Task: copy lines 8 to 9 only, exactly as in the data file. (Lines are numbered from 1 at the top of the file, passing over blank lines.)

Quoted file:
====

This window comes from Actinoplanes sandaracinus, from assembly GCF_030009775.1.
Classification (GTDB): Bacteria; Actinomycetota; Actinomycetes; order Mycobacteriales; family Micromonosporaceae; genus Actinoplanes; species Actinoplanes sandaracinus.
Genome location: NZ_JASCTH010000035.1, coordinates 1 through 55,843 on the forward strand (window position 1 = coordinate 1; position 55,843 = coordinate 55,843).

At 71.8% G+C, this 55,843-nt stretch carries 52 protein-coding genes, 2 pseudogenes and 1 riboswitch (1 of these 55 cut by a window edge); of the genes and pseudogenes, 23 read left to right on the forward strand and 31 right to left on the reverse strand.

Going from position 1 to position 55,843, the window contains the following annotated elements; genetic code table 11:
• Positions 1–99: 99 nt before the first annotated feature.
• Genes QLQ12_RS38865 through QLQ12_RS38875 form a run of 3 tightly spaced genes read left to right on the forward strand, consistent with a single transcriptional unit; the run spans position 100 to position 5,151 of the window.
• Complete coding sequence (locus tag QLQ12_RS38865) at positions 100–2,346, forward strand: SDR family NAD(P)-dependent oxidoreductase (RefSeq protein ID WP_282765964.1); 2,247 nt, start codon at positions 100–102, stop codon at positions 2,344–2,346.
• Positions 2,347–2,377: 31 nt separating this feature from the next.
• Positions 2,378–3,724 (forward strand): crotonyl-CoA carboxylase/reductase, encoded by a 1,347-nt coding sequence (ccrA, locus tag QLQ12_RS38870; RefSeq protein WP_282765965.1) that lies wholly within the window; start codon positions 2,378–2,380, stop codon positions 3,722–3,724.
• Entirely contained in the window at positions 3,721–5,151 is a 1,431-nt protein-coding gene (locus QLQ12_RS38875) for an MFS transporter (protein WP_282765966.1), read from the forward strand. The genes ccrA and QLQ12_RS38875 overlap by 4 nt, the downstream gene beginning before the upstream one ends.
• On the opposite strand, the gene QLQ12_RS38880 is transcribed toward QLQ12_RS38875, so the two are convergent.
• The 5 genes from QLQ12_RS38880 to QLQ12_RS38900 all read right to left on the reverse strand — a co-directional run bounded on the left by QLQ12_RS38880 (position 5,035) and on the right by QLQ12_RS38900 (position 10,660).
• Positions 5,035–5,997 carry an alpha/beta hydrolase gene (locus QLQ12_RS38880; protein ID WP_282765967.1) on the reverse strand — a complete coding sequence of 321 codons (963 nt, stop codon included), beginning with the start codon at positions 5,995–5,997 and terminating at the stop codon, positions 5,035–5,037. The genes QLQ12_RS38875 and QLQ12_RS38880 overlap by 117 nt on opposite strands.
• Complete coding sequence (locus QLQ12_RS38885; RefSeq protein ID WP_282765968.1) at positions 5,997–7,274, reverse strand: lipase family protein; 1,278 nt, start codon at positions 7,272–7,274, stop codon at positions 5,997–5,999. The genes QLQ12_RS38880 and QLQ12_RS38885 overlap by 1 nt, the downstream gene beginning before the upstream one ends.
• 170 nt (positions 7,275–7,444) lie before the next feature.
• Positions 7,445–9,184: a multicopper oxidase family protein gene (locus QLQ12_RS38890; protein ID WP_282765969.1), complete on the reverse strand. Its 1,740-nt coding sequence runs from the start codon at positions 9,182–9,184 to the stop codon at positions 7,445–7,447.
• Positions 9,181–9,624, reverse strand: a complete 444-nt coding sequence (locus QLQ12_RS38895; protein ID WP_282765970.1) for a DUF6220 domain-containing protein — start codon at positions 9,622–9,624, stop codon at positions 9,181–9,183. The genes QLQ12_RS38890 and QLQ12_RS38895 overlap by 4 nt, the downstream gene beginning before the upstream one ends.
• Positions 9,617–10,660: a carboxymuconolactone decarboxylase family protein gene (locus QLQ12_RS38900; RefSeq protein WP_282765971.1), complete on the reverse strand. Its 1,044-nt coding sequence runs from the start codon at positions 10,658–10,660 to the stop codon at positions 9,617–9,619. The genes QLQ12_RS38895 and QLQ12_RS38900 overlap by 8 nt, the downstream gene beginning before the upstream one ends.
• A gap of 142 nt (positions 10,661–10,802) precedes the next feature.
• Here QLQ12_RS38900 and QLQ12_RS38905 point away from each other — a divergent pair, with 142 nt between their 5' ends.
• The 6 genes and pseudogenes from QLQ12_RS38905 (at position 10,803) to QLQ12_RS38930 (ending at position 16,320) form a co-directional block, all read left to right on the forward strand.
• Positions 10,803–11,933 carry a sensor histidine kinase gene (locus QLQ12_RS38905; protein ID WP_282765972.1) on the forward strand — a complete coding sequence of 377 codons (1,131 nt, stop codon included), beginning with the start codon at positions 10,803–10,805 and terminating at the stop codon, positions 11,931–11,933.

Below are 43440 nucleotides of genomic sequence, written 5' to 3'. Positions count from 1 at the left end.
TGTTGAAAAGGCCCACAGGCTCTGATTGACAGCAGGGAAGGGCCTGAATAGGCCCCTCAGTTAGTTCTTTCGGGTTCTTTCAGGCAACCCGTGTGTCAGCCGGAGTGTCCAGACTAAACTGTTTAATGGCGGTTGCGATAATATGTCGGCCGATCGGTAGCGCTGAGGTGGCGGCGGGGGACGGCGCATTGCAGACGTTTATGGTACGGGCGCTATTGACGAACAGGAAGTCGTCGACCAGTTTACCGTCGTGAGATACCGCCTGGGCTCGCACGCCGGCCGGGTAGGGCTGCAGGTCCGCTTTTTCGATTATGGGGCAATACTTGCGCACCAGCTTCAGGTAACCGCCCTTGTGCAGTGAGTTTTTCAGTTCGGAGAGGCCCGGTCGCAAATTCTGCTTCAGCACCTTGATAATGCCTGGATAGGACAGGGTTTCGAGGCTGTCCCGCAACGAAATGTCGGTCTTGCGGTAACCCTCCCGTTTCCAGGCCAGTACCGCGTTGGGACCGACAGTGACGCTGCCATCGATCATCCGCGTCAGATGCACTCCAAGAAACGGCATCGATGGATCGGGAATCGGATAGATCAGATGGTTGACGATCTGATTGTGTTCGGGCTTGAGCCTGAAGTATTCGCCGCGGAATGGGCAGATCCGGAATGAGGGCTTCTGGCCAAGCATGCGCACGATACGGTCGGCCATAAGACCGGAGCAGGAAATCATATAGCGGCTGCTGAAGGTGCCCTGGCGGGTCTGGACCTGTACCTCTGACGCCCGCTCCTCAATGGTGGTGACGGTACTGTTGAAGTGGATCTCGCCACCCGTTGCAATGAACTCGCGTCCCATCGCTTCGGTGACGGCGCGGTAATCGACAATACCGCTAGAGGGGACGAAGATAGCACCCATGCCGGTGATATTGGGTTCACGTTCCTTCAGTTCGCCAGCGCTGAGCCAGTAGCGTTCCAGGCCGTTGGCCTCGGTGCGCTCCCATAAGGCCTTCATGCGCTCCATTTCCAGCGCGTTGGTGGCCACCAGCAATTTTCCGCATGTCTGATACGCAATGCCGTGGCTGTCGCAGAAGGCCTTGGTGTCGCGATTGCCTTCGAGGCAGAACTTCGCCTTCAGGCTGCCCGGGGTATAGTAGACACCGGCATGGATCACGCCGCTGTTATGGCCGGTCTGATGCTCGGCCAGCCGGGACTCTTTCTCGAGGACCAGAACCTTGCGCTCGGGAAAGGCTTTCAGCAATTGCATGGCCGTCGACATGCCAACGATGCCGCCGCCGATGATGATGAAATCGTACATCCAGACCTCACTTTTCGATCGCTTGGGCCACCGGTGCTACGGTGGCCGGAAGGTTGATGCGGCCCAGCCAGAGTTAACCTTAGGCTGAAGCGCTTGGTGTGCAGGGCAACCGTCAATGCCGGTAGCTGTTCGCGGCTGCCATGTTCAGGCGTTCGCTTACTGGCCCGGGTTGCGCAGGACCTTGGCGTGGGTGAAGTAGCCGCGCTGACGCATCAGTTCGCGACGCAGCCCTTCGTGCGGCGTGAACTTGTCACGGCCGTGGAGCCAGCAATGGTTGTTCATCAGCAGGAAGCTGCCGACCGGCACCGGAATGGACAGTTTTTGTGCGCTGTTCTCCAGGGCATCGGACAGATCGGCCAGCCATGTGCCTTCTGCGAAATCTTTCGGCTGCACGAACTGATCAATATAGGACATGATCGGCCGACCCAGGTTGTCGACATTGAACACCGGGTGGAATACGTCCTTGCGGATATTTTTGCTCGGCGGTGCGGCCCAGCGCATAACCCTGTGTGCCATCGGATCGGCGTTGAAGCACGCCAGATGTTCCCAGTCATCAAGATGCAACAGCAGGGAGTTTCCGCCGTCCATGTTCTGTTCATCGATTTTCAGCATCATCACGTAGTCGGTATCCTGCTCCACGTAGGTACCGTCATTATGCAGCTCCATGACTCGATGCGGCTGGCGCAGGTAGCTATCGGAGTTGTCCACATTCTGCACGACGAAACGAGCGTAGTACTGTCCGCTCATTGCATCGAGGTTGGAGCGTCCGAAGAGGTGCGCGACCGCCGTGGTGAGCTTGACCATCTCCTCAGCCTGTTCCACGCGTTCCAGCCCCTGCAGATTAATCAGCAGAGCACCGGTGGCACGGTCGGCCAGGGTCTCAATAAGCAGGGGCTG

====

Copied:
• Complete coding sequence (locus tag QLQ12_RS38865) at positions 100–2,346, forward strand: SDR family NAD(P)-dependent oxidoreductase (RefSeq protein ID WP_282765964.1); 2,247 nt, start codon at positions 100–102, stop codon at positions 2,344–2,346.
• Positions 2,347–2,377: 31 nt separating this feature from the next.